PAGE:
Important Terms

chromosome mutation (p. 000) metacentric chromosome (p. 000) submetacentric chromosome (p. 000) acrocentric chromosome (p. 000) telocentric chromosome (p. 000) chromosome rearrangement (p. 000) aneuploidy (p. 000) polyploidy (p. 000) chromosome duplication (p. 000) tandem duplication (p. 000)

displaced duplication (p. 000) reverse duplication (p. 000) chromosome deletion (p. 000) pseudodominance (p. 000) haploinsufficient gene (p. 000) chromosome inversion (p. 000) paracentric inversion (p. 000) pericentric inversion (p. 000) position effect (p. 000) dicentric chromatid (p. 000) acentric chromatid (p. 000) dicentric bridge (p. 000) translocation (p. 000) nonreciprocal translocation (p. 000)

reciprocal translocation (p. 000) robertsonian translocation (p. 000) alternate segregation (p. 000) adjacent-1 segregation (p. 000) adjacent-2 segregation (p. 000) fragil site (p. 000) nullisomy (p. 000) monosomy (p. 000) trisomy (p. 000) tetrasomy (p. 000) down syndrome (trisomy 21) (p. 000) primary Down syndrome (p. 000)

familial Down syndrome (p. 000) translocation carrier (p. 000) Edward syndrome

(trisomy 18) (p. 000) Patau syndrome (trisomy 13) (p. 000) trisomy 8 (p. 000) uniparental disomy (p. 000) mosaicism (p. 000) gynandromorph (p. 000) autopolyploidy (p. 000) allopolyploidy (p. 000) unbalanced gametes (p.000)

Worked Problems

1. A chromosome has the following segments, where • represents the centromere.


What types of chromosome mutations are required to change this chromosome into each of the following chromosomes? (In some cases, more than one chromosome mutation may be required.)



The types of chromosome mutations are identified by comparing the mutated chromosome with the original, wild-type chromosome.

(a) The mutated chromosome (A B E • F G) is missing segment C_D; so this mutation is a deletion.

(b) The mutated chromosome (A E D C B • F G) has one and only one copy of all the gene segments, but segment

B C D E has been inverted 180 degrees. Because the centromere has not changed location and is not in the inverted region, this chromosome mutation is a paracentric inversion.

(c) The mutated chromosome (ABABCDE^F

G) is longer than normal, and we see that segment A_B has been duplicated. This mutation is a tandem duplication.

(d) The mutated chromosome (A F • E D C B G) is normal length, but the gene order and the location of the centromere have changed; this mutation is therefore a pericentric inversion of region (B C D E • F).

(e) The mutated chromosome (ABCDE EDC

• F G) contains a duplication (C D E) that is also inverted; so this chromosome has undergone a duplication and a paracentric inversion.

2. Species I is diploid (2n = 4) with chromosomes AABB; related species II is diploid (2n = 6) with chromosomes MMNNOO. Give the chromosomes that would be found in individuals with the following chromosome mutations.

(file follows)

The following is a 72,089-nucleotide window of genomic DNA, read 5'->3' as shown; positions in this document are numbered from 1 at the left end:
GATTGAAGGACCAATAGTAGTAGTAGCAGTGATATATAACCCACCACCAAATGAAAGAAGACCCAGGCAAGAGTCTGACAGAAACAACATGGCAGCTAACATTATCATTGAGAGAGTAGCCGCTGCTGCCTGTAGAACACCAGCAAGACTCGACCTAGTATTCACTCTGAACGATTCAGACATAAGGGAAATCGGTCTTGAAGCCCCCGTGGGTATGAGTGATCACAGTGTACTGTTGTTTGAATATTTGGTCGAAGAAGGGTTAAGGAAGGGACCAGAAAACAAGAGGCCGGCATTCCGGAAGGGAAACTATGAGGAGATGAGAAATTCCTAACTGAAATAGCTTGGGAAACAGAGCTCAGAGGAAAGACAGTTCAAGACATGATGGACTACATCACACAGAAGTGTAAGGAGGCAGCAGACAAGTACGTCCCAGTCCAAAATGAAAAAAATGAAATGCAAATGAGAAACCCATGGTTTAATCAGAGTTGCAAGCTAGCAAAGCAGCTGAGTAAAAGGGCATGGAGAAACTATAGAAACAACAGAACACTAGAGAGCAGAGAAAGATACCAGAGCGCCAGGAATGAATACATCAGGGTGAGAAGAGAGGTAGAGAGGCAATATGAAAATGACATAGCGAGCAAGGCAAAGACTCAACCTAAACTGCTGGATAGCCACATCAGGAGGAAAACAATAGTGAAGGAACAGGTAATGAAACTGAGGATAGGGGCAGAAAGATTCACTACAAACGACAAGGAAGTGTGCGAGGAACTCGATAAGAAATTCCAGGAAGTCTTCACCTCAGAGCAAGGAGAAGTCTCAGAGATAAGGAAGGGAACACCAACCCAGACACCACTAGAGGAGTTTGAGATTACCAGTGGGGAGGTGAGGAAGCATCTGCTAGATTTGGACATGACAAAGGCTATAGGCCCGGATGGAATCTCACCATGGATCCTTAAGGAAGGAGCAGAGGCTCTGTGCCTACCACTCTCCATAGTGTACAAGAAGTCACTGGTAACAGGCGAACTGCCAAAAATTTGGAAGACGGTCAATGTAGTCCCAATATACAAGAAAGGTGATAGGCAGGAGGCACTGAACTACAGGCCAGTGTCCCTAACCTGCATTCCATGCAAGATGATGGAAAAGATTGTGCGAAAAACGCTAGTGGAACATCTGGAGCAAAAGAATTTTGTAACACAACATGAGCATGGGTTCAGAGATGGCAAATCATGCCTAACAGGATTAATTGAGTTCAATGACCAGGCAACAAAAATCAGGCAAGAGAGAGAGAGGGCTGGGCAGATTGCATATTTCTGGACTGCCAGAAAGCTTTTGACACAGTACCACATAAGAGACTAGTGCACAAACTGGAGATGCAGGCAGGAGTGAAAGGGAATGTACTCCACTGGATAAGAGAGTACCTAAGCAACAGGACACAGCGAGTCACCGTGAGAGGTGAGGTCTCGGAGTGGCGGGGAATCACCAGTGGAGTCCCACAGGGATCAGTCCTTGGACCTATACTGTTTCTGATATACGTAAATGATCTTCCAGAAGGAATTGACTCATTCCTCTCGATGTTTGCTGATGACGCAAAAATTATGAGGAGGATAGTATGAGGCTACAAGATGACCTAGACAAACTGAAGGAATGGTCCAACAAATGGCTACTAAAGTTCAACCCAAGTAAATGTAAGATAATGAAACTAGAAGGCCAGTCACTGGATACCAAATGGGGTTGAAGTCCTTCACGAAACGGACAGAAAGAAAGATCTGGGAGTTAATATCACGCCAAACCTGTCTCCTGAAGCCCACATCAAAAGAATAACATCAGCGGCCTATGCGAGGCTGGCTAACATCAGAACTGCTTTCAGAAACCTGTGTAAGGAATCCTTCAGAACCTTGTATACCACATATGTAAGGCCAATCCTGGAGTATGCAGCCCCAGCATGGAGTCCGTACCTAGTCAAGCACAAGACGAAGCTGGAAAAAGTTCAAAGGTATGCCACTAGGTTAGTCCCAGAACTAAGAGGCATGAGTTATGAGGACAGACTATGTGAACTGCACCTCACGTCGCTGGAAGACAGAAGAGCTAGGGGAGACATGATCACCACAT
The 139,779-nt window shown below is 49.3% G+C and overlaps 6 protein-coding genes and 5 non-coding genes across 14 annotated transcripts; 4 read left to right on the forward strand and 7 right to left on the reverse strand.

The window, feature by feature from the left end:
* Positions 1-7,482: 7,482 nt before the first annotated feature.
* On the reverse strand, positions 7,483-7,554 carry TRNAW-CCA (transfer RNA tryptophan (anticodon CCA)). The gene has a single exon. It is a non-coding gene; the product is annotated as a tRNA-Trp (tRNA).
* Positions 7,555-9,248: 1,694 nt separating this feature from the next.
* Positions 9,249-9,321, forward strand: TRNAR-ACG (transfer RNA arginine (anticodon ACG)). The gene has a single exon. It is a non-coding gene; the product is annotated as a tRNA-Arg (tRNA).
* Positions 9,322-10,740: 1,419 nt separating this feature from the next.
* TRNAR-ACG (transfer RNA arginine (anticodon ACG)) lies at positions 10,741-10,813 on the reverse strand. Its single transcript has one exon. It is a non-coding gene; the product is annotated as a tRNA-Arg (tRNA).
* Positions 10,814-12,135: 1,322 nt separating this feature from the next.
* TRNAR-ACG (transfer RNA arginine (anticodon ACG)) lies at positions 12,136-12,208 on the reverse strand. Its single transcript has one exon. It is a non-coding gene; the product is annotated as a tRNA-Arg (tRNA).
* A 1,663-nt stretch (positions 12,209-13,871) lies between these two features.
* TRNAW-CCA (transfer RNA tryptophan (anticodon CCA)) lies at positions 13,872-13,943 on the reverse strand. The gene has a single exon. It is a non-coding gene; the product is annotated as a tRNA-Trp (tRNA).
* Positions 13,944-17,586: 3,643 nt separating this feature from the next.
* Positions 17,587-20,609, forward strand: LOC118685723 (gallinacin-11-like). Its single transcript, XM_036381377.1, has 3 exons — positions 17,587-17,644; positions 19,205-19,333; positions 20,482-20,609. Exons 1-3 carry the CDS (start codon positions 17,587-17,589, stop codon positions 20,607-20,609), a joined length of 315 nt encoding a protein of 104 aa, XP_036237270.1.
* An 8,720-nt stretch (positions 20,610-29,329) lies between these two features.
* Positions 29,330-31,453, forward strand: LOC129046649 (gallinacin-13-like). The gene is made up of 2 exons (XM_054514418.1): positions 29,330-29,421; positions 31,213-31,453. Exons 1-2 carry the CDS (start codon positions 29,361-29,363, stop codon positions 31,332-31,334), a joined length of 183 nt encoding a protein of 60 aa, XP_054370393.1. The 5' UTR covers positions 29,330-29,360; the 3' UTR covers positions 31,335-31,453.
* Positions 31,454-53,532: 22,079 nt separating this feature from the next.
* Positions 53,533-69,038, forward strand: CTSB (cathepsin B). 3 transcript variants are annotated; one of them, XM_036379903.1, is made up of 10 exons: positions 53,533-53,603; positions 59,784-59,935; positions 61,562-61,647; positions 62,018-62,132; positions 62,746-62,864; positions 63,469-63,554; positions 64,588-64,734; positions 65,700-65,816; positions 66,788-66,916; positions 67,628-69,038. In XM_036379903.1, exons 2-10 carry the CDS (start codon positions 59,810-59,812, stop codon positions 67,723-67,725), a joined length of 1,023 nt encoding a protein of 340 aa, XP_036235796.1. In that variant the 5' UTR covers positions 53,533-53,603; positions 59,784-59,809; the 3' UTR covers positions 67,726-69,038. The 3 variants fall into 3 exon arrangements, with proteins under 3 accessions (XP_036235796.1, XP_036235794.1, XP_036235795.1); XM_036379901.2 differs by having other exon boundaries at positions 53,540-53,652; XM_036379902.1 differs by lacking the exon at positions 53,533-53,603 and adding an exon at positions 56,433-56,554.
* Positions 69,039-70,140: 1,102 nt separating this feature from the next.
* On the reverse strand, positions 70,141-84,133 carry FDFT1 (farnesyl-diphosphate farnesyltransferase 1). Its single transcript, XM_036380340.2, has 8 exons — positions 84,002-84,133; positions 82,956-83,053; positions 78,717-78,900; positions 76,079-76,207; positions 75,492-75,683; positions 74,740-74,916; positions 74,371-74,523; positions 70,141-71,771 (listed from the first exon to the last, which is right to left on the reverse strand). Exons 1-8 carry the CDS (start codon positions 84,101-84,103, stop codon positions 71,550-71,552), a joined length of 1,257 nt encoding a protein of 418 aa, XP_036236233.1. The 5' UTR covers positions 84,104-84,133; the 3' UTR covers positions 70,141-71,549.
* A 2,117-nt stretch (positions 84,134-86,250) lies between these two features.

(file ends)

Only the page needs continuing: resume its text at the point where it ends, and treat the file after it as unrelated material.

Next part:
(a) Autotriploid for species I

(b) Allotetraploid including species I and II

(c) Monosomic in species I

(d) Trisomic in species II for chromosome M

(e) Tetrasomic in species I for chromosome A

(f) Allotriploid including species I and II

(g) Nullisomic in species II for chromosome N

To work this problem, we should first determine the haploid genome complement for each species. For species I, n = 2 with chromosomes AB and, for species II, n = 3 with chromosomes MNO.

(a) An autotriploid is 3n, with all the chromosomes coming from a single species; so an autotriploid of species I will have chromosomes AAABBB (3n = 6).

(b) An allotetraploid is 4n, with the chromosomes coming from more than one species. An allotetraploid could consist of 2n from species I and 2n from species II, giving the allotetraploid (4n = 2 + 2 + 3 + 3 = 10) chromosomes AABBMMNNOO. An allotetraploid could also possess 3n from species I and 1n from species II (4n = 2 + 2 + 2 + 3 = 9; AAABBBMNO) or 1n from species I and 3n from species II (4n = 2 + 3 + 3 + 3; ABMMMNNNOOO).

(c) A monosomic is missing a single chromosome; so a monosomic for species 1 would be 2n — 1 = 4 — 1 = 3. The monosomy might include either of the two chromosome pairs, with chromosomes ABB or AAB.

(d) Trisomy requires an extra chromosome; so a trisomic of species II for chromosome M would be 2n + 1 = 6 + 1 = 7


(e) A tetrasomic has two extra homologous chromosomes; so a tetrasomic of species I for chromosome A would be 2n + 2 = 4 + 2 = 6 (AAAABB).

(f) An allotriploid is 3n with the chromosomes coming from two different species; so an allotriploid could be 3n = 2 + 2 + 3 = 7 (AABBMNO) or 3n = 2 + 3 + 3 = 8 (ABMMNNOO).

(g) A nullisomic is missing both chromosomes of a homologous pair; so a nullisomic of species II for chromosome N would be 2n — 2 = 6 — 2 = 4 (MMOO).

The New Genetics

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